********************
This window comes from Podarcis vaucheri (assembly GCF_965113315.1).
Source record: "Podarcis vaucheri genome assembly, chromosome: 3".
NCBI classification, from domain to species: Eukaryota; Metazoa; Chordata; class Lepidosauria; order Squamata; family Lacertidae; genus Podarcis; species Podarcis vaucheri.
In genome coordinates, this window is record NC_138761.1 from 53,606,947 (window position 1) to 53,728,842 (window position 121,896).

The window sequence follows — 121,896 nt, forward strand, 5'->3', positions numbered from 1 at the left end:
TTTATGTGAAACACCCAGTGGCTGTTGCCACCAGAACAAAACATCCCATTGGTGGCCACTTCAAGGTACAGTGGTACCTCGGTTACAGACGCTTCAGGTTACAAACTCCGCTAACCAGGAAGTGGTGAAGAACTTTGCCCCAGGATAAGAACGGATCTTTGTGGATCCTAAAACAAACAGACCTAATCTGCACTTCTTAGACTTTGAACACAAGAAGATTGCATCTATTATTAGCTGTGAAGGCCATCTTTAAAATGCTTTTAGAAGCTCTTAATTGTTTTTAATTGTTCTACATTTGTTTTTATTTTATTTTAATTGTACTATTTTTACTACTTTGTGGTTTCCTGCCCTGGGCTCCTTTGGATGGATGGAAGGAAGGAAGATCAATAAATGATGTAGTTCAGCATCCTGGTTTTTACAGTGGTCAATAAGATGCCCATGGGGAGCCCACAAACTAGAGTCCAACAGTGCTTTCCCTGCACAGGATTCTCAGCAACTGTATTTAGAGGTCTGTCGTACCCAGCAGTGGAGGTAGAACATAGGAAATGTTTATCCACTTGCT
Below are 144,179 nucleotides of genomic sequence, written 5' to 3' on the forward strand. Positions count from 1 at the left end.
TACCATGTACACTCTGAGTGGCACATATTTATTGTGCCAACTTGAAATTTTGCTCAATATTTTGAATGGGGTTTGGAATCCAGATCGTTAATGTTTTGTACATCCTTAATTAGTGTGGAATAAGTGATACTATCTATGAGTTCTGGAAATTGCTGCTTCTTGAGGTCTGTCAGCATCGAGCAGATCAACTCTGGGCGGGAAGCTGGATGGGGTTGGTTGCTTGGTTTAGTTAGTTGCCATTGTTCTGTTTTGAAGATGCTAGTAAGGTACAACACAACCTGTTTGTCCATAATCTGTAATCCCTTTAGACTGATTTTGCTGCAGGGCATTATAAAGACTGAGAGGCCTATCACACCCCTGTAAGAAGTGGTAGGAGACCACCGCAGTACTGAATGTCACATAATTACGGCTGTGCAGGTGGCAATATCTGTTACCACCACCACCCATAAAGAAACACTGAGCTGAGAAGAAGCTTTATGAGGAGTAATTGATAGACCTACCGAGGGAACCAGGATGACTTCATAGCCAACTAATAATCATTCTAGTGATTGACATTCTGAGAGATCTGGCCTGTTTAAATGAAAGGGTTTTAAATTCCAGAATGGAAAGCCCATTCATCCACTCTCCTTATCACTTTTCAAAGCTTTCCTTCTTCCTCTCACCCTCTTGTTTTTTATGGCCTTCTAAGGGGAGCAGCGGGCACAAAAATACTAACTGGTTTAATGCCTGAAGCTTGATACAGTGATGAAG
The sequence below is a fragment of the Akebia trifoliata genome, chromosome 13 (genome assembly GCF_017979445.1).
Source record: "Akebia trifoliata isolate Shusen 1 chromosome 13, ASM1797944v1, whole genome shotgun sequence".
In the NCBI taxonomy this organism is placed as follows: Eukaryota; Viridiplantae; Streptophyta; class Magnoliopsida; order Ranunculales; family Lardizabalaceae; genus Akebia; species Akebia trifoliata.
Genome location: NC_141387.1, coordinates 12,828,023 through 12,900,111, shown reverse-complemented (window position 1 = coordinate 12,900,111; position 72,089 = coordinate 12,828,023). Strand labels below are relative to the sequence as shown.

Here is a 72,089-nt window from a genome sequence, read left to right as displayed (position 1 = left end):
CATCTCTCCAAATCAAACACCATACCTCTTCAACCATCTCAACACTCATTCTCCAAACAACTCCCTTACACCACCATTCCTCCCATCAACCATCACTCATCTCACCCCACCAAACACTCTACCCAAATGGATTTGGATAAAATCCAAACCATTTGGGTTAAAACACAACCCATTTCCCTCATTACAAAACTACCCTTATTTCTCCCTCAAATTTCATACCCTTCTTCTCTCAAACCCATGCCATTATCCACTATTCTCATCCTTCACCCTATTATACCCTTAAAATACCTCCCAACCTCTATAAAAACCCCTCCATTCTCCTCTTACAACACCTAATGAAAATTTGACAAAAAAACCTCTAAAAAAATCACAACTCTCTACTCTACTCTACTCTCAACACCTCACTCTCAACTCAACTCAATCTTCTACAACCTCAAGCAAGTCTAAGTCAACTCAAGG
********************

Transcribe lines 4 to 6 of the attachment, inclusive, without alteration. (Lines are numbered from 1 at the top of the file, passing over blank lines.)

In genome coordinates, this window is record NC_138761.1 from 53,606,947 (window position 1) to 53,728,842 (window position 121,896).

The window sequence follows — 121,896 nt, forward strand, 5'->3', positions numbered from 1 at the left end:
TTTATGTGAAACACCCAGTGGCTGTTGCCACCAGAACAAAACATCCCATTGGTGGCCACTTCAAGGTACAGTGGTACCTCGGTTACAGACGCTTCAGGTTACAAACTCCGCTAACCAGGAAGTGGTGAAGAACTTTGCCCCAGGATAAGAACGGATCTTTGTGGATCCTAAAACAAACAGACCTAATCTGCACTTCTTAGACTTTGAACACAAGAAGATTGCATCTATTATTAGCTGTGAAGGCCATCTTTAAAATGCTTTTAGAAGCTCTTAATTGTTTTTAATTGTTCTACATTTGTTTTTATTTTATTTTAATTGTACTATTTTTACTACTTTGTGGTTTCCTGCCCTGGGCTCCTTTGGATGGATGGAAGGAAGGAAGATCAATAAATGATGTAGTTCAGCATCCTGGTTTTTACAGTGGTCAATAAGATGCCCATGGGGAGCCCACAAACTAGAGTCCAACAGTGCTTTCCCTGCACAGGATTCTCAGCAACTGTATTTAGAGGTCTGTCGTACCCAGCAGTGGAGGTAGAACATAGGAAATGTTTATCCACTTGCT